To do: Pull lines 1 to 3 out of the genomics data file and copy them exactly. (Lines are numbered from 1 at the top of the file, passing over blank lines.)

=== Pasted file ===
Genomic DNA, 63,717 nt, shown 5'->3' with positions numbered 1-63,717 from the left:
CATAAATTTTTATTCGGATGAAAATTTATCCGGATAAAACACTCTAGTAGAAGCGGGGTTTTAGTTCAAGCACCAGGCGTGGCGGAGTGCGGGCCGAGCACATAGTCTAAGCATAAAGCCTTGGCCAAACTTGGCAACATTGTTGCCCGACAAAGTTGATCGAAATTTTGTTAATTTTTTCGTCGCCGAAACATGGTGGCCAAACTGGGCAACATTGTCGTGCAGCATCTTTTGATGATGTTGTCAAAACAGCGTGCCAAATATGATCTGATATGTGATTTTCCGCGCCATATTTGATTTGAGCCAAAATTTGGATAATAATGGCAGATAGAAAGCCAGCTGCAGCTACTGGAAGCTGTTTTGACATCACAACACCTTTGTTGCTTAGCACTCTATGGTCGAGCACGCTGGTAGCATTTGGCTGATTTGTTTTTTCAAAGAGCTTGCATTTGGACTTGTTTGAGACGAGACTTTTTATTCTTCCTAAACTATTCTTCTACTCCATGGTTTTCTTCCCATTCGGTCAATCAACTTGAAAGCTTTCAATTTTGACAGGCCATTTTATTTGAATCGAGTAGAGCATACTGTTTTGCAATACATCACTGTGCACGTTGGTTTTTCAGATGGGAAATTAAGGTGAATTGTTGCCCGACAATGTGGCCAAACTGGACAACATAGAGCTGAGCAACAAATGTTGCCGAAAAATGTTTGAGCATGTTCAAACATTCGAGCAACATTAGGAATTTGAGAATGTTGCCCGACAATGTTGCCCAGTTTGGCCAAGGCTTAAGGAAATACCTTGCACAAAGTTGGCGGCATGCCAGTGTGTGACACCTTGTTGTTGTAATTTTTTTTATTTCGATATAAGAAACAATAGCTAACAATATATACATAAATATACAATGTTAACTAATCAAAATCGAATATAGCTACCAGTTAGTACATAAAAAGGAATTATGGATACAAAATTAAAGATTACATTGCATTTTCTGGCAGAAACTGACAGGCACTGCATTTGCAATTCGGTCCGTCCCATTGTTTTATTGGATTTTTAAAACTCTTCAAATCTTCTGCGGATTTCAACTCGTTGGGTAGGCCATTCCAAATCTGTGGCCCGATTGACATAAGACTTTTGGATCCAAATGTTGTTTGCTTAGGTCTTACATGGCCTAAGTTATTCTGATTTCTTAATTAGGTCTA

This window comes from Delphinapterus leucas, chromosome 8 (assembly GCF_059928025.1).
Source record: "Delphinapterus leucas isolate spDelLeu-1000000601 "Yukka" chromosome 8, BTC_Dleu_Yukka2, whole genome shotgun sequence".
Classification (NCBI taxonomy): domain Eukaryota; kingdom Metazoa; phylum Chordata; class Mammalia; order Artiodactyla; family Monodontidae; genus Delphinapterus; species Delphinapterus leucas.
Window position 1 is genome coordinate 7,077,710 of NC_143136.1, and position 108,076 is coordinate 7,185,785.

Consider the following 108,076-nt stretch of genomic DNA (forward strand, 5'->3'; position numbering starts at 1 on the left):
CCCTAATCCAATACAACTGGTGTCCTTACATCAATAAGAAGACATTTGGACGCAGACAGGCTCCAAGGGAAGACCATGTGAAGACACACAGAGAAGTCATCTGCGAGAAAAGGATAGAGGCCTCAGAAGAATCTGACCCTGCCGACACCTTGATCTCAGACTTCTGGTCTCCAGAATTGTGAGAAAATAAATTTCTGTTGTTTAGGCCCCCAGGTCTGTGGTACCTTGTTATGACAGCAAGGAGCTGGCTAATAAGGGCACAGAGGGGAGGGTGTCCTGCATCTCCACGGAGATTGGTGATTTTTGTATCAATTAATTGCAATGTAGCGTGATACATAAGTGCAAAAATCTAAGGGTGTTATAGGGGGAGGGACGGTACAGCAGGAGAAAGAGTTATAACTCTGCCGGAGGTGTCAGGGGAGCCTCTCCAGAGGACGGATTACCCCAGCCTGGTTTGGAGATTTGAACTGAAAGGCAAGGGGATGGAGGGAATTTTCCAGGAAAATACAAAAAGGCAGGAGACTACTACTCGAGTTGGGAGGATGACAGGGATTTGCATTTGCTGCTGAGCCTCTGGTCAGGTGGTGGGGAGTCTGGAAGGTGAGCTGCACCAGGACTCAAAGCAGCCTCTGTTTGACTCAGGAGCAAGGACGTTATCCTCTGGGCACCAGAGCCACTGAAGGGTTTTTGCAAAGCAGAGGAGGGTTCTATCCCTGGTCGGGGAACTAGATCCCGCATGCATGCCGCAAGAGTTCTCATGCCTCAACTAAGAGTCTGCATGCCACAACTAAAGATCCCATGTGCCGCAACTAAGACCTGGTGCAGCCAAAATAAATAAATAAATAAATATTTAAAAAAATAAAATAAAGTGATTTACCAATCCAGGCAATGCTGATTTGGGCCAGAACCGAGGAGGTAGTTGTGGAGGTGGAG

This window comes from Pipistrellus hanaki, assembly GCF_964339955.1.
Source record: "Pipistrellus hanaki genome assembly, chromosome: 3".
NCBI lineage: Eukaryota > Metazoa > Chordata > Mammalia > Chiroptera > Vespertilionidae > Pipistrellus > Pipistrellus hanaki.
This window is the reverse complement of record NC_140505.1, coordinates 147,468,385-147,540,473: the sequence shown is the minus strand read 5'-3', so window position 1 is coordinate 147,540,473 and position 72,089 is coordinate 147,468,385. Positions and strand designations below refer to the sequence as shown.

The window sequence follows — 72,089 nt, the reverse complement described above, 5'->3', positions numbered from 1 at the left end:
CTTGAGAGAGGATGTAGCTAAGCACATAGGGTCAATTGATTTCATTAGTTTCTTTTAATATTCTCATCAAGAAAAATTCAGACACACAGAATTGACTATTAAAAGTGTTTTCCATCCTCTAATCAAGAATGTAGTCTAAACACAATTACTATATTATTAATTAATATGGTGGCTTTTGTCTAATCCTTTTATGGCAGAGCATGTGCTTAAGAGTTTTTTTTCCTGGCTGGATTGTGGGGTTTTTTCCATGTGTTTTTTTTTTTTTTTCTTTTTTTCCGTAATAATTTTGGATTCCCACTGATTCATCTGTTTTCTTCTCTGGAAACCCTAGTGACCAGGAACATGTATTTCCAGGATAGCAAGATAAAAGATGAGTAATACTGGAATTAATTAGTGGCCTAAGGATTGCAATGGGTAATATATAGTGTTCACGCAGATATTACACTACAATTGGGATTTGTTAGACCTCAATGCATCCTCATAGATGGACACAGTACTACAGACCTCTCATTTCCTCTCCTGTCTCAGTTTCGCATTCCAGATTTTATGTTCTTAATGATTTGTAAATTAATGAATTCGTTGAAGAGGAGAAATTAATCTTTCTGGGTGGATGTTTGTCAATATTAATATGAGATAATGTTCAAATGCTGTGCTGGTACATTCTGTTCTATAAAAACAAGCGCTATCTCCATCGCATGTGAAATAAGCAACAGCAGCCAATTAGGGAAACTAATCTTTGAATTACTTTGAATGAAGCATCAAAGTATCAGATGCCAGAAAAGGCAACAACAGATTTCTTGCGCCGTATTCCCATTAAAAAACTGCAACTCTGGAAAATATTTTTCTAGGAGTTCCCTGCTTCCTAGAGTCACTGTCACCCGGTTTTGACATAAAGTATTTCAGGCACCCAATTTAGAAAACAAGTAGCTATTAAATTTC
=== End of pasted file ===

Genomic DNA, 63,717 nt, shown 5'->3' with positions numbered 1-63,717 from the left:
CATAAATTTTTATTCGGATGAAAATTTATCCGGATAAAACACTCTAGTAGAAGCGGGGTTTTAGTTCAAGCACCAGGCGTGGCGGAGTGCGGGCCGAGCACATAGTCTAAGCATAAAGCCTTGGCCAAACTTGGCAACATTGTTGCCCGACAAAGTTGATCGAAATTTTGTTAATTTTTTCGTCGCCGAAACATGGTGGCCAAACTGGGCAACATTGTCGTGCAGCATCTTTTGATGATGTTGTCAAAACAGCGTGCCAAATATGATCTGATATGTGATTTTCCGCGCCATATTTGATTTGAGCCAAAATTTGGATAATAATGGCAGATAGAAAGCCAGCTGCAGCTACTGGAAGCTGTTTTGACATCACAACACCTTTGTTGCTTAGCACTCTATGGTCGAGCACGCTGGTAGCATTTGGCTGATTTGTTTTTTCAAAGAGCTTGCATTTGGACTTGTTTGAGACGAGACTTTTTATTCTTCCTAAACTATTCTTCTACTCCATGGTTTTCTTCCCATTCGGTCAATCAACTTGAAAGCTTTCAATTTTGACAGGCCATTTTATTTGAATCGAGTAGAGCATACTGTTTTGCAATACATCACTGTGCACGTTGGTTTTTCAGATGGGAAATTAAGGTGAATTGTTGCCCGACAATGTGGCCAAACTGGACAACATAGAGCTGAGCAACAAATGTTGCCGAAAAATGTTTGAGCATGTTCAAACATTCGAGCAACATTAGGAATTTGAGAATGTTGCCCGACAATGTTGCCCAGTTTGGCCAAGGCTTAAGGAAATACCTTGCACAAAGTTGGCGGCATGCCAGTGTGTGACACCTTGTTGTTGTAATTTTTTTTATTTCGATATAAGAAACAATAGCTAACAATATATACATAAATATACAATGTTAACTAATCAAAATCGAATATAGCTACCAGTTAGTACATAAAAAGGAATTATGGATACAAAATTAAAGATTACATTGCATTTTCTGGCAGAAACTGACAGGCACTGCATTTGCAATTCGGTCCGTCCCATTGTTTTATTGGATTTTTAAAACTCTTCAAATCTTCTGCGGATTTCAACTCGTTGGGTAGGCCATTCCAAATCTGTGGCCCGATTGACATAAGACTTTTGGATCCAAATGTTGTTTGCTTAGGTCTTACATGGCCTAAGTTATTCTGATTTCTTAATTAGGTCTA

This window comes from Delphinapterus leucas, chromosome 8 (assembly GCF_059928025.1).